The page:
The Big Interview: Anthony d’Offay

Anthony d'Offay

Anthony d'Offay

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On the way out of Sheffield’s Graves Gallery, I suddenly realise I’m walking alone and talking to myself.

What’s particularly odd about this is that I could have sworn I was, moments earlier, chatting to multi-millionaire art collector Anthony d’Offay about the Andy Warhol self-portraits he commissioned and which we had just been examining together up in the Graves.

I turn around and d’Offay is indeed standing outside the gallery. While I was walking through the brisk April afternoon towards a warming coffee, thinking he was alongside me, d’Offay was standing outside the gallery taking a picture of a poster advertising the exhibition inside.

What on earth is the man doing? He commissioned the art being installed inside the gallery. He owned it – before he sold it back to the nation. Why is he standing in the cold Sheffield early spring, taking pictures of the poster advertising the exhibition? Particularly when doing so meant I was left walking down the street talking to myself?

Simple answer: he’s an enthusiast. There is also a complicated answer that lies some time back in his personal history.

When I ask him, essentially, what he’s playing at, he says... No he doesn’t, he declares: “This is my job. What a lovely job I have.”

The reason this description of d’Offay and his enthusiasm is so prominent here is because, well, it needs saying, because d’Offay has a frankly odd reputation.

Journalists have said he has “unreadable eyes”, called him an enigma. He is portrayed as a dark, serious figure skulking in the background of British art. Matthew Collings described him as “dark and pale with a vampire air” – prompting most interviewers who have met him since to comment on the vampiric nature of the man. Vampire became, essentially, a nickname.

I don’t know who they’ve all been interviewing because the fellow taking photographs in the streets of Sheffield is about as far from a bloodsucker as you might imagine.

He’s stylishly dressed and his business card is no flimsy 100 for £2.99 deal, but an impressively thick card number – so he has a style which I suppose could put you in mind of some portrayals of Count Dracula. But no vampire here. He’s actually a giver of life, but that we’ll come on to.

For now, I want to know why the 72-year- old’s enthusiasm is such that I’ve been left on my own in the street while he takes pictures.

The answer begins one of a series of thoughtful monologues.

“What do we have in this country?” he asks.

“We have a mix of society of people from the four corners of the world and we have the ability to produce very bright people. Now, how to they get bright? By tapping into their creativity and one of the very best ways to do that is to get them to ask the right questions of themselves and looking at contemporary art brings up those questions.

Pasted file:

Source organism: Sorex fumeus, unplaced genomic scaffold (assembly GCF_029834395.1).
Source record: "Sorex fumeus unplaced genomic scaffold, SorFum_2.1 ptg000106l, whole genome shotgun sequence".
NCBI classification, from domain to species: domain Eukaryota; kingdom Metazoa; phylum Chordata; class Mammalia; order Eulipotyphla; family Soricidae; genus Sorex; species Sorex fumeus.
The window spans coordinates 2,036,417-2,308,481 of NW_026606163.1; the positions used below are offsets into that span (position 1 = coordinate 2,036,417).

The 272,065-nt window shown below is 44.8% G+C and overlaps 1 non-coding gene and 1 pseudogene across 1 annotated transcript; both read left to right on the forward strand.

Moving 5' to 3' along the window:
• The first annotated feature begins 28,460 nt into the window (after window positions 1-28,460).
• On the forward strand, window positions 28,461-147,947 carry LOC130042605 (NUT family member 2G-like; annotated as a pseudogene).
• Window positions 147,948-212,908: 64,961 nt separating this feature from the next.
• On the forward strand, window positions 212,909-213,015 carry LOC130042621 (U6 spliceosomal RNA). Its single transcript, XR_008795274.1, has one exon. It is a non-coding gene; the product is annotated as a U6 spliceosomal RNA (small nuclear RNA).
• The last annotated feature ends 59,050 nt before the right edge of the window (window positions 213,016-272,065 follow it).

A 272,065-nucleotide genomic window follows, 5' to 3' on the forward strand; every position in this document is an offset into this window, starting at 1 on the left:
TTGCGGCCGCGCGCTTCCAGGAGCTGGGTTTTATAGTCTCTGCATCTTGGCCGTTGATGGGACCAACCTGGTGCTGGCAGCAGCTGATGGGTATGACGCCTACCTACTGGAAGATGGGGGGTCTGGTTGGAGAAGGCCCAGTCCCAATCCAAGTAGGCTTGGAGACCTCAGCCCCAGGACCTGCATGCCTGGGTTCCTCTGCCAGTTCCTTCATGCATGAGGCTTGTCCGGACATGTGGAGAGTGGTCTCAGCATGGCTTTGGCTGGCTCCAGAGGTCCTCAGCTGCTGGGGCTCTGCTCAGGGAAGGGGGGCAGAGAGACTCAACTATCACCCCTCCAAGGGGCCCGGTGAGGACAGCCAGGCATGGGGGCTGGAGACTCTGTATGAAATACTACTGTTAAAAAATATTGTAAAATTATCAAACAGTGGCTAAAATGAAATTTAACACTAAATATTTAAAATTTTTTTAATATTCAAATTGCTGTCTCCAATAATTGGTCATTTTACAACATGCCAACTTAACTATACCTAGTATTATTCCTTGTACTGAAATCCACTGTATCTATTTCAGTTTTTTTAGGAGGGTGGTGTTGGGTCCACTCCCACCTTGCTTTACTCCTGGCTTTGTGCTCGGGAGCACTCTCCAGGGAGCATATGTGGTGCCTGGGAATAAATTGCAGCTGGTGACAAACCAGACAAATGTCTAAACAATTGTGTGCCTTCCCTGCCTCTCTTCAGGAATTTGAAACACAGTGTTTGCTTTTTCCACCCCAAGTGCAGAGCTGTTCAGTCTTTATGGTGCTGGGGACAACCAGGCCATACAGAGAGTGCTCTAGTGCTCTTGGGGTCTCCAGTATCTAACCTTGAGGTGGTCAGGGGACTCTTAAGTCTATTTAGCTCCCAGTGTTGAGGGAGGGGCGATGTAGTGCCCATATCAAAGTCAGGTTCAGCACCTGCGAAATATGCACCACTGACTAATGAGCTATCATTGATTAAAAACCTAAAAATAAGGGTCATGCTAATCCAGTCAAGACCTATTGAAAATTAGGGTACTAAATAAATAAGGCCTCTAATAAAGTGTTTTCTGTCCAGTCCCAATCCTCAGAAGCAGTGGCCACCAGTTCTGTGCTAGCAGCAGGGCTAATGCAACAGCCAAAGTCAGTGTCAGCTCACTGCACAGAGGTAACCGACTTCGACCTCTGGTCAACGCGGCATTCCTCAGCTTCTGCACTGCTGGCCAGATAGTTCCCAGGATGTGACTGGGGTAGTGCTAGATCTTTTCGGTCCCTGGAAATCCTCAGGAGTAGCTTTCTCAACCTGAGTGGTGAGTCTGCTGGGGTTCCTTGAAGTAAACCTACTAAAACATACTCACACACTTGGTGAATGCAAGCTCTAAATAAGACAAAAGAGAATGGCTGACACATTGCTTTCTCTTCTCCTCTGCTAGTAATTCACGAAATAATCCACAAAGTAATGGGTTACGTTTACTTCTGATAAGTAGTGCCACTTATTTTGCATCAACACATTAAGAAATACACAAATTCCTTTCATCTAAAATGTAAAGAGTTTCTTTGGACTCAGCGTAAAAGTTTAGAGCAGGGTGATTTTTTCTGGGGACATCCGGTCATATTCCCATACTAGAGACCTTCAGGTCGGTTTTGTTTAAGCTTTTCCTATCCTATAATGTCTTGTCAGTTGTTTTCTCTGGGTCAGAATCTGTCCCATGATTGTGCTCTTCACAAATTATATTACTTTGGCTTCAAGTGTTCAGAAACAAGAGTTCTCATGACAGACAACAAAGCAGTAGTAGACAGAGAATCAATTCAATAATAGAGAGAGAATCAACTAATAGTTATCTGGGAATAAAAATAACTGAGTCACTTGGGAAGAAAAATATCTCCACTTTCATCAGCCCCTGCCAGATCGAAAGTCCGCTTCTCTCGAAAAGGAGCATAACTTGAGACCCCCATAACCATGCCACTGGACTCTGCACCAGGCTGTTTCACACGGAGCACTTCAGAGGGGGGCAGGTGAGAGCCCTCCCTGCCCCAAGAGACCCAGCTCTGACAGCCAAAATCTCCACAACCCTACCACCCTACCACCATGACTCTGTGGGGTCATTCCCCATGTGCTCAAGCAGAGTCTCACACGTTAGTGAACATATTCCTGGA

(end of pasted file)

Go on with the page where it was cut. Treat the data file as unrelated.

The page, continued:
“If you look at a Robert Mapplethorpe and you are a teenager you are confronted by awkward and difficult and sometimes embarrassing questions. And Mapplethorpe suggests an answer for you.”

D’Offay, born in Sheffield and raised in Leicester, was educated at Edinburgh University before heading to London in the 1960s and creating the epicentre of the UK art scene.

In 1969, he moved his groundbreaking gallery into a building on Dering Street and set about, through the 1970s, setting himself as the most important art dealer in the country. Lucian Freud, Gilbert and George, Eduardo Paolozzi, Frank Auerbach – they all were shown by d’Offay.

The seeds for all this were sown when he was a boy in Leicester – and so to the complicated reason why he was standing outside the Sheffield Graves Gallery.

“When I was 13, growing up in Leicester, the local museum got a painting by Francis Bacon and it was an extraordinary event for me. I used to sit in front of that painting and wonder how it was that, the more extreme an image was, the more real the thing it described, was,” he says.

“It was so exciting to sit there and see this painting and be moved almost to tears by this strange thing which I couldn’t explain, that was so distorted and beyond anything I imagined in my life before.

“When we got the gallery in 1971, I started to represent Lucian Freud and through him I became friends with Francis. It was so thrilling to be able to reach back into your childhood and find a dream that you had seen come true and you actually got to meet and come to know this great person.”